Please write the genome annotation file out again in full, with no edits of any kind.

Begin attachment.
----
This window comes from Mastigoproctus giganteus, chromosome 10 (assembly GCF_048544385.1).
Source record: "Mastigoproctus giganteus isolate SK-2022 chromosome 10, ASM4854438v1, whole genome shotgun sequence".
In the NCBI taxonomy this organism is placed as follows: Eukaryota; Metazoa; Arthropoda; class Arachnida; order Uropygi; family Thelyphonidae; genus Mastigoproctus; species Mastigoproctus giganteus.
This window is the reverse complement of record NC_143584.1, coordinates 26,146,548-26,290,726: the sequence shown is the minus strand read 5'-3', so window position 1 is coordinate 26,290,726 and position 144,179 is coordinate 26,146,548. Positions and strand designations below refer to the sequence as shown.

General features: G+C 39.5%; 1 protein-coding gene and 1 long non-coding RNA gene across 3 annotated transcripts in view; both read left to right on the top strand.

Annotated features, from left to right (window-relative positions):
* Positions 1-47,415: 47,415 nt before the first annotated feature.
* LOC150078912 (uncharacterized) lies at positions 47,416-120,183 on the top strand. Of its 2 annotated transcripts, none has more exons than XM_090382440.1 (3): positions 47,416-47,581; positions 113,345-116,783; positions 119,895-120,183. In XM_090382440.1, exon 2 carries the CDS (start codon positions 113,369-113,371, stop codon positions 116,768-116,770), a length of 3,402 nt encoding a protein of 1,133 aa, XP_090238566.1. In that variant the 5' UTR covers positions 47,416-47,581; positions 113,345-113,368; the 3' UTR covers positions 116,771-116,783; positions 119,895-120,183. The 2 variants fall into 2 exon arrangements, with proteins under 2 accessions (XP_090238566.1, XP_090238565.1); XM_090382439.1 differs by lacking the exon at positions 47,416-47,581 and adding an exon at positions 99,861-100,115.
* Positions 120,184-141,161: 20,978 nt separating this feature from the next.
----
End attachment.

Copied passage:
This window comes from Mastigoproctus giganteus, chromosome 10 (assembly GCF_048544385.1).
Source record: "Mastigoproctus giganteus isolate SK-2022 chromosome 10, ASM4854438v1, whole genome shotgun sequence".
In the NCBI taxonomy this organism is placed as follows: Eukaryota; Metazoa; Arthropoda; class Arachnida; order Uropygi; family Thelyphonidae; genus Mastigoproctus; species Mastigoproctus giganteus.
This window is the reverse complement of record NC_143584.1, coordinates 26,146,548-26,290,726: the sequence shown is the minus strand read 5'-3', so window position 1 is coordinate 26,290,726 and position 144,179 is coordinate 26,146,548. Positions and strand designations below refer to the sequence as shown.

General features: G+C 39.5%; 1 protein-coding gene and 1 long non-coding RNA gene across 3 annotated transcripts in view; both read left to right on the top strand.

Annotated features, from left to right (window-relative positions):
* Positions 1-47,415: 47,415 nt before the first annotated feature.
* LOC150078912 (uncharacterized) lies at positions 47,416-120,183 on the top strand. Of its 2 annotated transcripts, none has more exons than XM_090382440.1 (3): positions 47,416-47,581; positions 113,345-116,783; positions 119,895-120,183. In XM_090382440.1, exon 2 carries the CDS (start codon positions 113,369-113,371, stop codon positions 116,768-116,770), a length of 3,402 nt encoding a protein of 1,133 aa, XP_090238566.1. In that variant the 5' UTR covers positions 47,416-47,581; positions 113,345-113,368; the 3' UTR covers positions 116,771-116,783; positions 119,895-120,183. The 2 variants fall into 2 exon arrangements, with proteins under 2 accessions (XP_090238566.1, XP_090238565.1); XM_090382439.1 differs by lacking the exon at positions 47,416-47,581 and adding an exon at positions 99,861-100,115.
* Positions 120,184-141,161: 20,978 nt separating this feature from the next.